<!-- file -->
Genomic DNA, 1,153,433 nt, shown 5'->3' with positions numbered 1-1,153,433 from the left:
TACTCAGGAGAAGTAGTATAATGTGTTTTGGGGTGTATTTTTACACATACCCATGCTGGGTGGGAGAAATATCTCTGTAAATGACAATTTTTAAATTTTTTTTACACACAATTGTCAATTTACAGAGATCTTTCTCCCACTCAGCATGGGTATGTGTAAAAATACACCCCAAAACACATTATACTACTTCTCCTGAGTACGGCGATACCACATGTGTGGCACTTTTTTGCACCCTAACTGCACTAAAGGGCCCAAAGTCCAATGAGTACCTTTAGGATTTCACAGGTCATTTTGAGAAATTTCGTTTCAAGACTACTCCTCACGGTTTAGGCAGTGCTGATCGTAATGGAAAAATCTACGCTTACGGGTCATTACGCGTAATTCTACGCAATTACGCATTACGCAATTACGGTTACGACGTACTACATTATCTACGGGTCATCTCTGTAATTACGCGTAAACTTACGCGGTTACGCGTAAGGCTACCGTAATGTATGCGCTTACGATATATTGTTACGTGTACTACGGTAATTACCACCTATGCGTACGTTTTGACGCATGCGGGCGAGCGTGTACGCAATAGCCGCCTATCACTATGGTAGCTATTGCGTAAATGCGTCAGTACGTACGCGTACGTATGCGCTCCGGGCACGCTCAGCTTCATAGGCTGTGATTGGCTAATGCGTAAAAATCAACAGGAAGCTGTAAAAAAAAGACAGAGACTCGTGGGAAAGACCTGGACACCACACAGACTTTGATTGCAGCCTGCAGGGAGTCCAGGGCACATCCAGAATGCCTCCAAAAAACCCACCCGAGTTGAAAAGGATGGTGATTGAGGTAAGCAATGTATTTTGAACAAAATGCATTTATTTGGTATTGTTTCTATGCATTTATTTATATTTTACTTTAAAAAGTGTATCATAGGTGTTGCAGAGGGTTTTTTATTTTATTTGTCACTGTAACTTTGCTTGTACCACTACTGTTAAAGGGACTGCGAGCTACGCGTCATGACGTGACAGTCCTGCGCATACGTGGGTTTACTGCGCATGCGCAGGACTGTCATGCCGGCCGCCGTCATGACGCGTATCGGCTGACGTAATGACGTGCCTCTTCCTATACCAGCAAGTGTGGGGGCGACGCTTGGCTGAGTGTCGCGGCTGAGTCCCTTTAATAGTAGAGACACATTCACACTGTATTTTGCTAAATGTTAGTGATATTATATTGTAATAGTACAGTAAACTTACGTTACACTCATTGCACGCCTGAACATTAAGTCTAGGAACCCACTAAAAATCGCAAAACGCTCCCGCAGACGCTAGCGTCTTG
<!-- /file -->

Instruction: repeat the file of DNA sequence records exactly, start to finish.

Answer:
Genomic DNA, 1,153,433 nt, shown 5'->3' with positions numbered 1-1,153,433 from the left:
TACTCAGGAGAAGTAGTATAATGTGTTTTGGGGTGTATTTTTACACATACCCATGCTGGGTGGGAGAAATATCTCTGTAAATGACAATTTTTAAATTTTTTTTACACACAATTGTCAATTTACAGAGATCTTTCTCCCACTCAGCATGGGTATGTGTAAAAATACACCCCAAAACACATTATACTACTTCTCCTGAGTACGGCGATACCACATGTGTGGCACTTTTTTGCACCCTAACTGCACTAAAGGGCCCAAAGTCCAATGAGTACCTTTAGGATTTCACAGGTCATTTTGAGAAATTTCGTTTCAAGACTACTCCTCACGGTTTAGGCAGTGCTGATCGTAATGGAAAAATCTACGCTTACGGGTCATTACGCGTAATTCTACGCAATTACGCATTACGCAATTACGGTTACGACGTACTACATTATCTACGGGTCATCTCTGTAATTACGCGTAAACTTACGCGGTTACGCGTAAGGCTACCGTAATGTATGCGCTTACGATATATTGTTACGTGTACTACGGTAATTACCACCTATGCGTACGTTTTGACGCATGCGGGCGAGCGTGTACGCAATAGCCGCCTATCACTATGGTAGCTATTGCGTAAATGCGTCAGTACGTACGCGTACGTATGCGCTCCGGGCACGCTCAGCTTCATAGGCTGTGATTGGCTAATGCGTAAAAATCAACAGGAAGCTGTAAAAAAAAGACAGAGACTCGTGGGAAAGACCTGGACACCACACAGACTTTGATTGCAGCCTGCAGGGAGTCCAGGGCACATCCAGAATGCCTCCAAAAAACCCACCCGAGTTGAAAAGGATGGTGATTGAGGTAAGCAATGTATTTTGAACAAAATGCATTTATTTGGTATTGTTTCTATGCATTTATTTATATTTTACTTTAAAAAGTGTATCATAGGTGTTGCAGAGGGTTTTTTATTTTATTTGTCACTGTAACTTTGCTTGTACCACTACTGTTAAAGGGACTGCGAGCTACGCGTCATGACGTGACAGTCCTGCGCATACGTGGGTTTACTGCGCATGCGCAGGACTGTCATGCCGGCCGCCGTCATGACGCGTATCGGCTGACGTAATGACGTGCCTCTTCCTATACCAGCAAGTGTGGGGGCGACGCTTGGCTGAGTGTCGCGGCTGAGTCCCTTTAATAGTAGAGACACATTCACACTGTATTTTGCTAAATGTTAGTGATATTATATTGTAATAGTACAGTAAACTTACGTTACACTCATTGCACGCCTGAACATTAAGTCTAGGAACCCACTAAAAATCGCAAAACGCTCCCGCAGACGCTAGCGTCTTG